“Optimism isn’t a delusion. It’s a way of life” – Gary Vaynerchuk.
Vaynerchuk is an entrepreneur, and although our personalities differ, which affects our viewpoints toward certain things, particularly meditation, I find myself agreeing with him quite often – especially when it comes to happiness, kindness, and optimism.
“Oftentimes, optimism is the ultimate form of realism” is what I always say; it is complementary to Vaynerchuk’s quote. Too often we view being optimistic as a form of naivety, or as a form of denial when the truth is undesirable. Sometimes this is the case. There’s a time to realize the world isn’t sunshine and rainbows. There’s a time to embrace your own misfortune.
But I find that these times are—or at least should be—a minority with regard to what we experience over the course of our lifetime. And I feel that, for so many people, that’s reversed.
It’s an incredible feeling when optimism justly overcomes negativity, and you realize that you’re not kidding yourself for thinking positive. You realize that you were kidding yourself when you were being negative.
But in the end it feels as if you’ve discovered a new color which was under your nose all along, and you wonder how you could have been so clouded and so blind before … it’s not tricking yourself into being happy, because that’s a very real thing involving denying your problems, and it’s very unhealthy.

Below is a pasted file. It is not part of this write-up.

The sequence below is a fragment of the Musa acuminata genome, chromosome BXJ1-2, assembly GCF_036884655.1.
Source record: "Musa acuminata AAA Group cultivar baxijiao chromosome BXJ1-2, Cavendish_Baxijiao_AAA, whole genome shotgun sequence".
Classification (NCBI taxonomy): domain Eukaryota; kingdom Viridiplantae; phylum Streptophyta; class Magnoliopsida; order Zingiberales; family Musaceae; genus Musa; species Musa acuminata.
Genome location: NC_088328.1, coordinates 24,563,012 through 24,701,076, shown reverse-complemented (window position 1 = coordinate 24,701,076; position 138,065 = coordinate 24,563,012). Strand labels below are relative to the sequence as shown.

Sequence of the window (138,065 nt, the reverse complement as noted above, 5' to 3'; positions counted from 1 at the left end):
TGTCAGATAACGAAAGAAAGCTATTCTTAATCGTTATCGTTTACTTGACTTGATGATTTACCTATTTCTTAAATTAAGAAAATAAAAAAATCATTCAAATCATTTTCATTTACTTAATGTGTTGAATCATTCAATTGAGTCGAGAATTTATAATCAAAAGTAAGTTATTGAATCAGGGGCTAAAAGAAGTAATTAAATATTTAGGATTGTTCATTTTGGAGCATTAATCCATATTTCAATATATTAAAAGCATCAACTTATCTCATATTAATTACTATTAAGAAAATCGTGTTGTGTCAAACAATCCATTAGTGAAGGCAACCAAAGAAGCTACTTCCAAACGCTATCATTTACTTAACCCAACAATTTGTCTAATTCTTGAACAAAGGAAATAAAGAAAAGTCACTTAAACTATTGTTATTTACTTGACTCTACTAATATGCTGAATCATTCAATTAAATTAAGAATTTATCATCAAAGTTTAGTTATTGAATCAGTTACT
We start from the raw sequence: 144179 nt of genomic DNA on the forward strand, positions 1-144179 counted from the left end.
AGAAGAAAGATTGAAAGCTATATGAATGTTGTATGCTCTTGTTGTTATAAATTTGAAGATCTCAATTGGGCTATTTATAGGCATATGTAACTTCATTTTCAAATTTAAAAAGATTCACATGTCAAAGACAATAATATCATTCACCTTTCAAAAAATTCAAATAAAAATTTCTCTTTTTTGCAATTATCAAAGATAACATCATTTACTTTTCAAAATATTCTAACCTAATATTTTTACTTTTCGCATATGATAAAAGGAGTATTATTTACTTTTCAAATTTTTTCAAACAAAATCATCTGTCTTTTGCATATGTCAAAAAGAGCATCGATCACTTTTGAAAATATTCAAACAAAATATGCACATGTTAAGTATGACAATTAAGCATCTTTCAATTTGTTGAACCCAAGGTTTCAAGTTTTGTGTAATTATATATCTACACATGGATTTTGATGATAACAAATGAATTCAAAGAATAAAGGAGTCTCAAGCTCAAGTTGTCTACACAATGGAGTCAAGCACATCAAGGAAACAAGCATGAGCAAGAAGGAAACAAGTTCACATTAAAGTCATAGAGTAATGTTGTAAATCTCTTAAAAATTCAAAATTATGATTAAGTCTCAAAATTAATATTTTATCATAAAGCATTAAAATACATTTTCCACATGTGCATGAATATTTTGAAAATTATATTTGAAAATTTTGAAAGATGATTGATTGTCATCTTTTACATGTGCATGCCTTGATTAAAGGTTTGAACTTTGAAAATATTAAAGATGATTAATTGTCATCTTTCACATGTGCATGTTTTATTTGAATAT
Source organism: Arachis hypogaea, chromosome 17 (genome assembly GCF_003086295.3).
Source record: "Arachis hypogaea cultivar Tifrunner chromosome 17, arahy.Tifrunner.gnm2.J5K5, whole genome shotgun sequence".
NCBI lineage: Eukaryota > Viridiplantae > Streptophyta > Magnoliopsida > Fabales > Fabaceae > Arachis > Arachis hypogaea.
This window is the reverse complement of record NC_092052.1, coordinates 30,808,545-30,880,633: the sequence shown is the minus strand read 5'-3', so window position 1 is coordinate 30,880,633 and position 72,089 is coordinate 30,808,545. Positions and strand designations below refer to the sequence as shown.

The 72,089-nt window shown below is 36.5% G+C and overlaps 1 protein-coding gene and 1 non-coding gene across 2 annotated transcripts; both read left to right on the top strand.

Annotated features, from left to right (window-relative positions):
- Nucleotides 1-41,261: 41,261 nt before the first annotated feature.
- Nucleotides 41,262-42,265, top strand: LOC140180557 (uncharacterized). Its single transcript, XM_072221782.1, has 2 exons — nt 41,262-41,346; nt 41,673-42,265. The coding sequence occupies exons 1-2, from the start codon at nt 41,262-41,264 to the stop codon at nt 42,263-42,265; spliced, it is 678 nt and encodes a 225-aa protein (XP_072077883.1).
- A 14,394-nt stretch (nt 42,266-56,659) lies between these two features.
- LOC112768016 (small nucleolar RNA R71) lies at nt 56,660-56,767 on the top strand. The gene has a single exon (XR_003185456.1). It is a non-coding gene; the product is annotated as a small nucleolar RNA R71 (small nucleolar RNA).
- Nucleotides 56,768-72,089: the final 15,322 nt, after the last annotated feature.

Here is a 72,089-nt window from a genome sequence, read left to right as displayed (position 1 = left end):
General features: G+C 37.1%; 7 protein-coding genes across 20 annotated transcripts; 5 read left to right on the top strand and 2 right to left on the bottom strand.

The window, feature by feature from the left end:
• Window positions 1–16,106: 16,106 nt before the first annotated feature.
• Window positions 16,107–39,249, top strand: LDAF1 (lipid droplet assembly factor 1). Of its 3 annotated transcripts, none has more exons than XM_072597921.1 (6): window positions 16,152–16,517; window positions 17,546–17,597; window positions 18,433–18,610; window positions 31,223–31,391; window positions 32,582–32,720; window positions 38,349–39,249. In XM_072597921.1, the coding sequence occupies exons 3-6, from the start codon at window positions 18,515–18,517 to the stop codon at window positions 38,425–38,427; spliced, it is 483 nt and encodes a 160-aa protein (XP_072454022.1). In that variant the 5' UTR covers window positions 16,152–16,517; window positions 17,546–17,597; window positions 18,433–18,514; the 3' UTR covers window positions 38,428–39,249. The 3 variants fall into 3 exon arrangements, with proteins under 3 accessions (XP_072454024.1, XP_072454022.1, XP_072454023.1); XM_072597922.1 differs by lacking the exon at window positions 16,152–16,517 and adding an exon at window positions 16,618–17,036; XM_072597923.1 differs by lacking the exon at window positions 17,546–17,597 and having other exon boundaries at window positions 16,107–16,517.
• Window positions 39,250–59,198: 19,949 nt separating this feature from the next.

What I’m talking about is, on a biological level, the brain’s ability to release serotonin while deploying a useful snowball effect. That is, once you are able to chip away just a small bit of negativity, it is more likely that the rest of it will crumble away. And under this negativity shell is not some distorted, childish view. That’s not optimism. Optimism is *real.* Under the shell of negativity is *reality.* Optimism isn’t necessarily blind faith as we make it out to be.
Quite often, optimism is in fact very logical; negativity is the only thing preventing us from working with that logic.